The Shield VII (Michael Steven Barnes) - 1992
Michael Barnes was originally a contender for the Shield assignment, but that went to Joe Higgins, the general's son. When Joe stepped down, Michael stepped up and became the new Shield. Previously, Michael led a special team known simply as the Corps made up of other potential Shield candidates. This version of the Shield was the last for the Impact line as the imprint went under in the mid-1990s due to its poor sales.
The Shield VIII (Joe Higgins) - 2009
The licenses for the Shield and the other superheroes of Archie Comics' superhero line were picked up by DC Comics. Referred to as the Red Circle heroes, DC advertised that they would be reimagined by J. Michael Straczynski and integrated into the DC Universe.
The Shield went back to being the original, Joe Higgins, and the experimental armor that made him the Shield was now the product of nanotechnology.
After the reintroduction of the Shield in a oneshot by Straczynski, Eric Trautmann wrote a Shield ongoing series that was very well-regarded by readers but ultimately proved low selling, resulting in DC allowing the rights to the Red Circle characters to revert to Archie Comics in 2011.
Major Story Arcs (DC Comics)
Lieutenant Joe Higgins was stationed in Afghanistan, where his orders had him leading a team to intercept illegal weapons being smuggled in to insurgents. Besides his mission, his mind was also on his father. He believed his father to not only be dead but murdered and sent a message to The Web in the hopes that The Web may turn up some answers. What was unknown to him was that his father was not dead at all. Shortly after sending a message to Web, Joe and his unit were lured into a devastating ambush. Out of his entire unit, only he survived and barely at that.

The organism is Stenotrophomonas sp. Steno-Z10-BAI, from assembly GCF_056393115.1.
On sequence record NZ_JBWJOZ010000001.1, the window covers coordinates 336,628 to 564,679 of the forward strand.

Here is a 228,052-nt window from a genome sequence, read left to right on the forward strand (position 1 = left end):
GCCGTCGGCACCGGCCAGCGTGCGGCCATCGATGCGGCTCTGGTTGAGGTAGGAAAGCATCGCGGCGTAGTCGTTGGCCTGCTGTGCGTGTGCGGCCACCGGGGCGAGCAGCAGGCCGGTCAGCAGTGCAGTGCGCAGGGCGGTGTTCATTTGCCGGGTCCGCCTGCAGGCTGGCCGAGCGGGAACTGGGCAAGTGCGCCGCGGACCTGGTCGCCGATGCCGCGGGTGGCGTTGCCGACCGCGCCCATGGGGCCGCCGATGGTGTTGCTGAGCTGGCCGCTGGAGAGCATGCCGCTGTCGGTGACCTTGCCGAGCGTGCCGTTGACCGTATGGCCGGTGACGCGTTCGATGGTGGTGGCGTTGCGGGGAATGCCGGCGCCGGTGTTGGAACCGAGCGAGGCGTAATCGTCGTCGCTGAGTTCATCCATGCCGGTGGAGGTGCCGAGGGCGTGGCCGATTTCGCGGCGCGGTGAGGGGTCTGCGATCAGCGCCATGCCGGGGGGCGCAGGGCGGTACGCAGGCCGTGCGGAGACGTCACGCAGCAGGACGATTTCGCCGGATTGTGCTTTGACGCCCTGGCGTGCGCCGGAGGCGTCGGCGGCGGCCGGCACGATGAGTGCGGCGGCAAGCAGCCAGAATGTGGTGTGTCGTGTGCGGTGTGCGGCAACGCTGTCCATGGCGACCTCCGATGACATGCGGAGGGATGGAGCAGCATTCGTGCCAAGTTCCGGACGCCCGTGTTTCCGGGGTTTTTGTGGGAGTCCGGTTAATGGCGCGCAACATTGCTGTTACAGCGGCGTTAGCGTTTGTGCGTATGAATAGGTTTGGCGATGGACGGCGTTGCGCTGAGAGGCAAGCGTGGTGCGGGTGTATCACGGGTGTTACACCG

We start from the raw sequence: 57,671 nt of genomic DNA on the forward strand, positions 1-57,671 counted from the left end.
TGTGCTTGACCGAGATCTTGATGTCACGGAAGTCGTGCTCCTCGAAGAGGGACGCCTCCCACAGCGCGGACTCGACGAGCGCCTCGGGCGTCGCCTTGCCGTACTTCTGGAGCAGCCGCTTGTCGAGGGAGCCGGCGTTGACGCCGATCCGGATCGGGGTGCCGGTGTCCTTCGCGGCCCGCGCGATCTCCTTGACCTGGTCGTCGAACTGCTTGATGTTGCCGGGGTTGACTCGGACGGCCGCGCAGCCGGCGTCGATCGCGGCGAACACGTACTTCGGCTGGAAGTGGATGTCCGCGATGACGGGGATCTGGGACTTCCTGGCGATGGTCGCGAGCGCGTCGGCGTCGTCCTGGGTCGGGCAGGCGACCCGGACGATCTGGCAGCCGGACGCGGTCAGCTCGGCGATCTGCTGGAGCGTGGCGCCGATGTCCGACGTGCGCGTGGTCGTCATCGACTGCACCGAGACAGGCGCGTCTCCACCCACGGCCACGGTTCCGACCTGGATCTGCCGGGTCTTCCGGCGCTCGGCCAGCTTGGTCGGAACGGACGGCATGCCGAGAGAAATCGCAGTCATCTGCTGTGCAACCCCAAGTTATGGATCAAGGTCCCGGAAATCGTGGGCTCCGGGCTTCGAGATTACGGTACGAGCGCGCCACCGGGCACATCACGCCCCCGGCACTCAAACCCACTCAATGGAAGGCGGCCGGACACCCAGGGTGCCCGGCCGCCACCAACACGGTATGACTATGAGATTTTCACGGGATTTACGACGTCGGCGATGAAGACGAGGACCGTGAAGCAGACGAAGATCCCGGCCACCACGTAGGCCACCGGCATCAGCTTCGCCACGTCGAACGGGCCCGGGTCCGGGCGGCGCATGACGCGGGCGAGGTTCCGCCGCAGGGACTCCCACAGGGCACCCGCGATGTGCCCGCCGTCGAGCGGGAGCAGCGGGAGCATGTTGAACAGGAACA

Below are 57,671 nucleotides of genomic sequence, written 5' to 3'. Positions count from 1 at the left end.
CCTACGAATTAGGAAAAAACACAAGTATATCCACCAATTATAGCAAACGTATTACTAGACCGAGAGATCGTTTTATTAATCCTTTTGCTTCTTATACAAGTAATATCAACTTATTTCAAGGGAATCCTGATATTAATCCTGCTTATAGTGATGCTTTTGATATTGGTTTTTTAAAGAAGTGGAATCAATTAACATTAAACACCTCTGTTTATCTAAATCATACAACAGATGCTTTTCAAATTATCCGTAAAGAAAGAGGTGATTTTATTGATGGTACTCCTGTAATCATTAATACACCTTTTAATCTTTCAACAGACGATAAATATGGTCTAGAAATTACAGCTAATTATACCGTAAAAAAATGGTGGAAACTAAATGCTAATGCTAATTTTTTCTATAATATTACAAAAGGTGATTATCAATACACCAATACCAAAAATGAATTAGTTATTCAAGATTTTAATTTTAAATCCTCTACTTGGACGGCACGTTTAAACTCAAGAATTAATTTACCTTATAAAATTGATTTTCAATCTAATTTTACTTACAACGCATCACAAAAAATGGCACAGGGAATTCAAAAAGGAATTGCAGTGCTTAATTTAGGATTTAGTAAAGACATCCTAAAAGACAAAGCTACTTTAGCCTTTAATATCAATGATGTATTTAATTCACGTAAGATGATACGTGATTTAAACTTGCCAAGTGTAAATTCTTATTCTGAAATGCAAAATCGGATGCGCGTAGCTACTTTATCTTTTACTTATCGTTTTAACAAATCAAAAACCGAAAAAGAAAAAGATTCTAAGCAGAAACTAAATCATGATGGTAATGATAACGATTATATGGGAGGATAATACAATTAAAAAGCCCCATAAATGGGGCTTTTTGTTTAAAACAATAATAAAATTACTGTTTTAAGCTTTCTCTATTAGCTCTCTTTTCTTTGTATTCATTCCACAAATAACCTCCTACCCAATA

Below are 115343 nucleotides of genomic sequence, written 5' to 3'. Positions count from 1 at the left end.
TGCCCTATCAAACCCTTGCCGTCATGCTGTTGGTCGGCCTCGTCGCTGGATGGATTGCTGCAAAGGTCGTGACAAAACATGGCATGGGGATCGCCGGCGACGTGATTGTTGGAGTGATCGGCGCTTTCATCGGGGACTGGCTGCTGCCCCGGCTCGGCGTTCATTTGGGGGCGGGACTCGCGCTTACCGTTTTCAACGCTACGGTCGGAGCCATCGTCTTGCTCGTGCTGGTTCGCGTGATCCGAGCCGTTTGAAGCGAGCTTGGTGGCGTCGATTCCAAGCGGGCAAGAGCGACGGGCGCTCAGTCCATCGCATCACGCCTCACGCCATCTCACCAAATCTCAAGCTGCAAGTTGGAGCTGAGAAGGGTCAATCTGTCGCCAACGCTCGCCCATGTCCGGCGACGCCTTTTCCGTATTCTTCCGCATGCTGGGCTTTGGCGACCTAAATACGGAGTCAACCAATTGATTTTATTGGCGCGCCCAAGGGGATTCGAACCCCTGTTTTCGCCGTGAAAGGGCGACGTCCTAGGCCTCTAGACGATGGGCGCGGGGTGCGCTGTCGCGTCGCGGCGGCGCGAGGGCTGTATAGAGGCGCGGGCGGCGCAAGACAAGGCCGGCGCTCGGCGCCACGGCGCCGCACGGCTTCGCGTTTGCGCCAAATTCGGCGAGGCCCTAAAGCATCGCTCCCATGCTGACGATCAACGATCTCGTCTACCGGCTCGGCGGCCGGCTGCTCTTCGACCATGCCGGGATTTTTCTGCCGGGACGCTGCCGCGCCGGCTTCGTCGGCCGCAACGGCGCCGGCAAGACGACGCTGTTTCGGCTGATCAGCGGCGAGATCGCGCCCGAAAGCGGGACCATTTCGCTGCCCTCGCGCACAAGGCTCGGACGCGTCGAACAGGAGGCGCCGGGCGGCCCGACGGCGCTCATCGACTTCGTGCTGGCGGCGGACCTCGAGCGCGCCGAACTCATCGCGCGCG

To save his life, Joe underwent an experimental process developed by Project Shield. A precisely programmed layer of nanotechnology was merged with his skin, which remained invisible in its inactive state. Upon activation, the nanotechnology hardened into a nearly indestructible warsuit patterned after the American flag and outfitted with a huge array of offensive and defensive capabilities.
He became the U.S. Army's foremost metahuman under the direct command of General Jack Latham and stationed at Fort Bragg, North Carolina.
Kicking Down the Door
In one of Shield's earliest missions, he was sent to the Kahndaq/ Bialya border to investigate the disappearance of a whole unit of soldiers. During his rescue operation, he unexpectedly ran into Magog, and the two got along as well as anyone would expect an Army and a Marine to. They joined forces despite their military rivalries though and proceeded with the Shield's mission. The missing soldiers were discovered to be mind-controlled and protecting a hidden H.I.V.E. installation. Responsible for this was the Brain Emperor, a telepathic man that H.I.V.E. had experimented on.
To make matters worse, Shield and Magog discovered that the Brain Emperor was not even the mastermind behind it all. Gorilla Grodd had commandeered the installation and was forcing the Brain Emperor to serve him. Shield's warsuit protected him from mind-control, but the same could not be said for Magog. Shield succeeded despite the odds, taking down the Brain Emperor and Gorilla Grodd and freeing Magog's mind.